Anheuser-Busch on Thursday slashed its dividend in half and said beer sales fell during the third quarter. Currency volatility is a challenge for the brewing giant, which bought U.K.-based SABMiller in 2016. “In the last six months, we’ve seen a lot of [currency] volatility,” Chief Financial Officer Felipe Dutra told reporters on a conference call Thursday, as reported by Reuters. “This scenario triggers some sort of uncertainty and at a certain point … we thought it was the right time to adjust the dividend.”
PPG, an industrial bellwether, said currency turned into a headwind the third quarter as the dollar strengthened. Currency translation lowered sales $80 million and pretax income took a hit of $15 million. It also said sales could be cut $50 million to $60 million in the fourth quarter because of the “unfavorable impact” of currency translation.
Illinois Took Works said year-over-year earnings growth of 11 percent, to $1.90 per share, was on the high end of its range but included 3 cents a share of “unfavorable currency translation impact.”
Companies have had to adjust to account for the stronger dollar. “We’ve taken some other actions around the emerging markets and initiatives to ensure that we can overcome that,” UPS CFO Richard Peretz said on a call with analysts. “That’s one of the reasons we’ve called out the guidance for the total company to remain where we expect it to be even given this new headwind.”
Currency isn’t the only extra cost companies are facing. On Thursday, Southwest Airlines reported record third-quarter profit that beat expectations, then burst the bubble by saying its costs were going up more than expected, largely because of fuel. American Airlines said a 42 percent increase in fuel costs ate into its third-quarter profit despite record revenue.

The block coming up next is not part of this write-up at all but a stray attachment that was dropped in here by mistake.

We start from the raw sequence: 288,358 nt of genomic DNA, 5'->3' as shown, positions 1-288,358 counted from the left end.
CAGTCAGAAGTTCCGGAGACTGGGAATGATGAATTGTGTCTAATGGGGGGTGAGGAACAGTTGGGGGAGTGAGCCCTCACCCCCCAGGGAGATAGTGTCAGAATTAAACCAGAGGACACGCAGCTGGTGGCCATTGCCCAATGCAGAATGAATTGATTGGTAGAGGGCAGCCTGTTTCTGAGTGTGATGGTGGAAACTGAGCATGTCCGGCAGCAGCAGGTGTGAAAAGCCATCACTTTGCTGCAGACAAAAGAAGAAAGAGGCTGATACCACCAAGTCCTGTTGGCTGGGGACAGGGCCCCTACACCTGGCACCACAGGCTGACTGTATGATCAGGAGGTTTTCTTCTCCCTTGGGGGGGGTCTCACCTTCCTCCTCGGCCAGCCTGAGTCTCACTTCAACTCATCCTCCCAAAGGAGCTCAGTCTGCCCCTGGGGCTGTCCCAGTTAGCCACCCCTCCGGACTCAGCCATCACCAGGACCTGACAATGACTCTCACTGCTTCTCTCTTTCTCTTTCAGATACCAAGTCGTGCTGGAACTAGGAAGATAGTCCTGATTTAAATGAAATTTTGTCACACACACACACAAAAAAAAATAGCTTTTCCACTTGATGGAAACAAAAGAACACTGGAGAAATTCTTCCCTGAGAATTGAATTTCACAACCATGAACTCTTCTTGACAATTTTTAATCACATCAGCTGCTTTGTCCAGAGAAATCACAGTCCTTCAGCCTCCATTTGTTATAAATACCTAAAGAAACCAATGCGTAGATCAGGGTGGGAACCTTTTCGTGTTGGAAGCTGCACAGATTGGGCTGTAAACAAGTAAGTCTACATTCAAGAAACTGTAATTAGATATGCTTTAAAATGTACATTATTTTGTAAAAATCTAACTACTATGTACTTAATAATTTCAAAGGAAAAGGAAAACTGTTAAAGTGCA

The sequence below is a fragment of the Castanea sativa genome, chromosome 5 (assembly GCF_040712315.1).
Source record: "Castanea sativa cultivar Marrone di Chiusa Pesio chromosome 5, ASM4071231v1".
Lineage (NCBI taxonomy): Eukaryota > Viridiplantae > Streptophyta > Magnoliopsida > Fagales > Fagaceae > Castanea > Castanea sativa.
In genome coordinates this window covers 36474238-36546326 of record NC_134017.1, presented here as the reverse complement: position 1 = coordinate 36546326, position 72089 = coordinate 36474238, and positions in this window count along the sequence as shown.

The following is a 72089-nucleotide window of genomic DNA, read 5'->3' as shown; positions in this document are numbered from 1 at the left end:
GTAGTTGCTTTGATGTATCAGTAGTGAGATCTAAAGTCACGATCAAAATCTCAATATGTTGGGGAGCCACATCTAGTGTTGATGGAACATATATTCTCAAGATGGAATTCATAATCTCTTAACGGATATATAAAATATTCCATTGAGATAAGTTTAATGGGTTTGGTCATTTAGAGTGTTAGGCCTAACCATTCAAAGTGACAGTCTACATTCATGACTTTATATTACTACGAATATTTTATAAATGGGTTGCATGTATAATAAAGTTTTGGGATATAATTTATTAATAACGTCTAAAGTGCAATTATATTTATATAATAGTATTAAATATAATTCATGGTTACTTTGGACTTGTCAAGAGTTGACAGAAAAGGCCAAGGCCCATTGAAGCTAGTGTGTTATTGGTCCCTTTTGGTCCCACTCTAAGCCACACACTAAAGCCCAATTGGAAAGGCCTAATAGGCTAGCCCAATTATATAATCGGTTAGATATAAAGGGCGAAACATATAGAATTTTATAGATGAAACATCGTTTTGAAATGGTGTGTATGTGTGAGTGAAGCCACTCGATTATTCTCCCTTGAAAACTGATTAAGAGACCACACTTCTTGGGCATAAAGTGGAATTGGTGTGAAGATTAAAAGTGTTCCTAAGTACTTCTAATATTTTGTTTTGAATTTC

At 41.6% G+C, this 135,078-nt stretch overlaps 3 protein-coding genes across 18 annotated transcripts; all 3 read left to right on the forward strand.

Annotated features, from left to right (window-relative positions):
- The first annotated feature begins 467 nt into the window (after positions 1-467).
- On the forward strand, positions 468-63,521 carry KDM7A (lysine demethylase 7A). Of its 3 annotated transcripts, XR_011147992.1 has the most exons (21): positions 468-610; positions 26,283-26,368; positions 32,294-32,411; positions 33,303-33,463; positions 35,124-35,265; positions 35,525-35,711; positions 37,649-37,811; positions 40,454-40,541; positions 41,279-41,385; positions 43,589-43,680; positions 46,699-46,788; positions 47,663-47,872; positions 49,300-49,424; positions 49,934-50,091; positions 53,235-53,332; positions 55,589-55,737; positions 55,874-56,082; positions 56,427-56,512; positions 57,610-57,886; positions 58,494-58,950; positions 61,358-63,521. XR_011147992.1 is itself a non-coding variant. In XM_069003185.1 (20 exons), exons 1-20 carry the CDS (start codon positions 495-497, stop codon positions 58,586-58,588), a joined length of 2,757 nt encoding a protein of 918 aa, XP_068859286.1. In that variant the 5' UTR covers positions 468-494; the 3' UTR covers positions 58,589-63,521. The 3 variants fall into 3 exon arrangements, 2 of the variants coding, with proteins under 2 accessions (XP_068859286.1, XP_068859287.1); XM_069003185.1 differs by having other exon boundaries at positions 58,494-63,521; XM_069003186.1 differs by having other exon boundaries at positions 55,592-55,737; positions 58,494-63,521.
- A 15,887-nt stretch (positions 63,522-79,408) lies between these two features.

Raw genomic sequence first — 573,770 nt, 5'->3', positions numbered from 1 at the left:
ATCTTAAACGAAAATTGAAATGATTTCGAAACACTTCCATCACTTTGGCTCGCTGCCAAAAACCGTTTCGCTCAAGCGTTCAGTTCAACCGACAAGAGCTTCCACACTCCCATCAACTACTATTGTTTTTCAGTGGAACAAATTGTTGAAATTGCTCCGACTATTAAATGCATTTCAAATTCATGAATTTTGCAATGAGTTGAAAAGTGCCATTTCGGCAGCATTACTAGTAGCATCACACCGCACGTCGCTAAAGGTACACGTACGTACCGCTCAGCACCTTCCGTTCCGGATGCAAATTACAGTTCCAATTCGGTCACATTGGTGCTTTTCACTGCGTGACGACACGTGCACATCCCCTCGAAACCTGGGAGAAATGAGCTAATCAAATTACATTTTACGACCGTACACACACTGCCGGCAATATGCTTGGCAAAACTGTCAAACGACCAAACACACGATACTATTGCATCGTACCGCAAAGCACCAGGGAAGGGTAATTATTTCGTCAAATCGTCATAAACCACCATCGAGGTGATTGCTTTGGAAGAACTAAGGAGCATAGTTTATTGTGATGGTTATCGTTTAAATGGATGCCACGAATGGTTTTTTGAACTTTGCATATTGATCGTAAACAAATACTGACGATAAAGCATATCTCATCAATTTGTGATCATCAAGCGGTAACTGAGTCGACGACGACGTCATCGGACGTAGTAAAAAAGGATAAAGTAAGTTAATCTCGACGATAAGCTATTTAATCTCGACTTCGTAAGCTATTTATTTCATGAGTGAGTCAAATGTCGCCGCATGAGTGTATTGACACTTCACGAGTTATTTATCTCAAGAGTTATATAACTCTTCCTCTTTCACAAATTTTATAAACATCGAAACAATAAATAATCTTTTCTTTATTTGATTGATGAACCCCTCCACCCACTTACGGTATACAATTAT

Estimates for next year reflect optimistic company guidance on sales and their ability to pass some of the higher costs on to customers, Morgan Stanley analysts said in a note last week. But tech is more vulnerable to profit-margin pressure, they said, as are consumer discretionary and transportation stocks.
Texas Instruments, like other semiconductor companies, is also seeing weakness ahead. While it beat profit expectations, it issued a weaker fourth-quarter outlook blaming slower demand. “We are heading into a softer market,” CFO Rafael Lizardi said on a conference call this week. “We believe this is mostly driven by a slowdown in semiconductors.” That slowdown, executives said, comes after several years of strong growth.